McBride said an appraisal done in 2010 valued the property at $2.7 million — and the current owners originally wanted that price.

The fact sheet draft further explains the difference between the appraisal and the assessment in this case, as well as outlines a five-year financial forecast.

Some financial details from RA CFO David Harris: RA intends to borrow the full $2.65 million at 3.45 percent. The loan is amortized over a 20-year period. The loan will mature in 10 years, at which time RA can pay the principal in full, pay part and refinance the rest or refinance it all. There is a $650,000 pledge from an unknown developer.

Settlement charges will likely cost $16,000. Projected revenue from camps and rentals is $123,000. It will cost RA about $250,000 to repurpose the building, and those costs are not expected to have a significant impact on repair and replacement reserves. The current owner will replace the roof and HVAC systems.

RA will lease the building back to Tetra at least through the end of 2015, but could extend for as long as 18 months. When the building becomes common property, RA will no longer have to pay taxes.

The financial estimate says there will be no impact on member assessments until 2019 and 2020, when $3.64 and $3.68 are estimated. However, those estimates come with the current number of households in the association(21,618 households, including the new Harrison Apartments) and not the 600 new units that are expected to join the association in the next five years.

“On the surface, this sounds like a pretty good opportunity,” said South Lakes Director Richard Chew. “The question, when all is said and done,  is does this deal make financial sense?”

Chew said he would like to know the cost of not doing the deal, if the association has any other projects that are higher priority and what else the developer proffer could be used for if this deal does not happen.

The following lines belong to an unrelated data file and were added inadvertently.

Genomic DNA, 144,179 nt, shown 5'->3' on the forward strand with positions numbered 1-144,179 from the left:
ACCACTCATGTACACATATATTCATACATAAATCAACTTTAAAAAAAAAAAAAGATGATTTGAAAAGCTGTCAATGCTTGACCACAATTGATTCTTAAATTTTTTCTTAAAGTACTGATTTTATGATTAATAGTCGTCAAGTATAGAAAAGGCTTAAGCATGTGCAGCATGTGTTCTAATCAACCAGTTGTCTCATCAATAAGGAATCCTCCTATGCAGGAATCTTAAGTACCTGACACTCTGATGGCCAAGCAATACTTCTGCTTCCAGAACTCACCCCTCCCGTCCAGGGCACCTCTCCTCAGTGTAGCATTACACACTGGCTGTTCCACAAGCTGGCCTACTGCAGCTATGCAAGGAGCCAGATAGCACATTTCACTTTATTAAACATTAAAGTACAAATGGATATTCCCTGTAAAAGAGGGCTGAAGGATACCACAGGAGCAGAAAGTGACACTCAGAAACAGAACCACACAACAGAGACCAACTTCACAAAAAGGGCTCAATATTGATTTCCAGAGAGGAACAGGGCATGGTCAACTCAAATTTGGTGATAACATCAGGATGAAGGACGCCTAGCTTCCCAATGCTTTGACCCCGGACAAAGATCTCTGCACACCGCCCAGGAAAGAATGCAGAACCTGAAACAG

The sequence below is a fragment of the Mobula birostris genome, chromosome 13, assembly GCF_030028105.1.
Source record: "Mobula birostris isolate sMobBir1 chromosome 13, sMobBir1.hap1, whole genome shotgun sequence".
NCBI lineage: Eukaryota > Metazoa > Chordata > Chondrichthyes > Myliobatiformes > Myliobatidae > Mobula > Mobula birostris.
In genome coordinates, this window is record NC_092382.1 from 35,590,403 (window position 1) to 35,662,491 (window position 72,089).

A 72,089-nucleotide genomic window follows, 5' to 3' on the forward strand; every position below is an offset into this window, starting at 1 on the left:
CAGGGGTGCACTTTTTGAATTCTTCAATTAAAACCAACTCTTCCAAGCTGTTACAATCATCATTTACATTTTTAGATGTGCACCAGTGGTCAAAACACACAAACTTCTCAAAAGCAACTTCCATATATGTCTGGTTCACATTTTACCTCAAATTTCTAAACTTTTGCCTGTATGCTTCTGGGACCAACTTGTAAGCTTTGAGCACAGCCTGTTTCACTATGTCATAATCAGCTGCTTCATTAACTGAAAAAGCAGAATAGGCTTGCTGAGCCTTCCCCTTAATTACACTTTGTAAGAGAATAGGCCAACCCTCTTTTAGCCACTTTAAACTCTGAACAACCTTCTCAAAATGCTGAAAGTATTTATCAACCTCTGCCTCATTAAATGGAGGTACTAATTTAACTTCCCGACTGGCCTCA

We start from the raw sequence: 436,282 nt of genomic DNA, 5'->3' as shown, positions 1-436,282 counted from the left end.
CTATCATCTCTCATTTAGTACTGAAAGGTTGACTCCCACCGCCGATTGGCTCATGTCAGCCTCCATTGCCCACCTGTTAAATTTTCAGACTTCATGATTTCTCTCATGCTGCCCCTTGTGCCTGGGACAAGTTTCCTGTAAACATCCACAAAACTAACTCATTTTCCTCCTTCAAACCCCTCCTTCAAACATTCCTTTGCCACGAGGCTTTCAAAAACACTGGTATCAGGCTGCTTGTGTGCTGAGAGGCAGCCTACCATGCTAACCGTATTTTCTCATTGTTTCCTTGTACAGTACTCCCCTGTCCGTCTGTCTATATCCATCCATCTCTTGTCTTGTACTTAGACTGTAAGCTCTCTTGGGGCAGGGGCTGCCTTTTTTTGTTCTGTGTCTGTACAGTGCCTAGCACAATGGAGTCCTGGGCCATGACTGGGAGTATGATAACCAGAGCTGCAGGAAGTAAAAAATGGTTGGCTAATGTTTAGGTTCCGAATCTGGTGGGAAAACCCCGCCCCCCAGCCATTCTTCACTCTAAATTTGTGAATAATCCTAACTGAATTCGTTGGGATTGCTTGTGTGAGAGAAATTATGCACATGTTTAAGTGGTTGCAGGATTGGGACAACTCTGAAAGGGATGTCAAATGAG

“We just don’t have a bucket of cash sitting around, wondering what to do with the money,” he said.

John Mendonça, a resident of nearby Greenwich Point, said he had concerns with the appraisal as well as the proffer.

“Did RA consider getting a different appraisal?” he asked the board. “The profit Tetra would be making is handsome, and it is not indicative of what is happening in market, where there is a 15-percent vacancy rate. Where is the $650,000 coming from? Is this a certainty or is it wishful thinking? I am also concerned that the programming slated for property could duplicate county and RCC offerings.”

Other members wanted to know how RA would ensure neighbors that noise from parties would not bother them at night and whether RA, essentially a homeowners association, should be competing with hotels for event rental space.

Tammi Petrine, a resident who has been outspoken on many development issues in recent years, said she was also concerned with noise, as well as whether RA had conducted a structural inspection.

She also said she hoped this would not be the return of the indoor tennis issue.

“Will you be able to swear, to ‘cross my heart and hope to die, stick a needle in my eye’ swear that this is not the way to get indoor tennis in through the back door?” she said.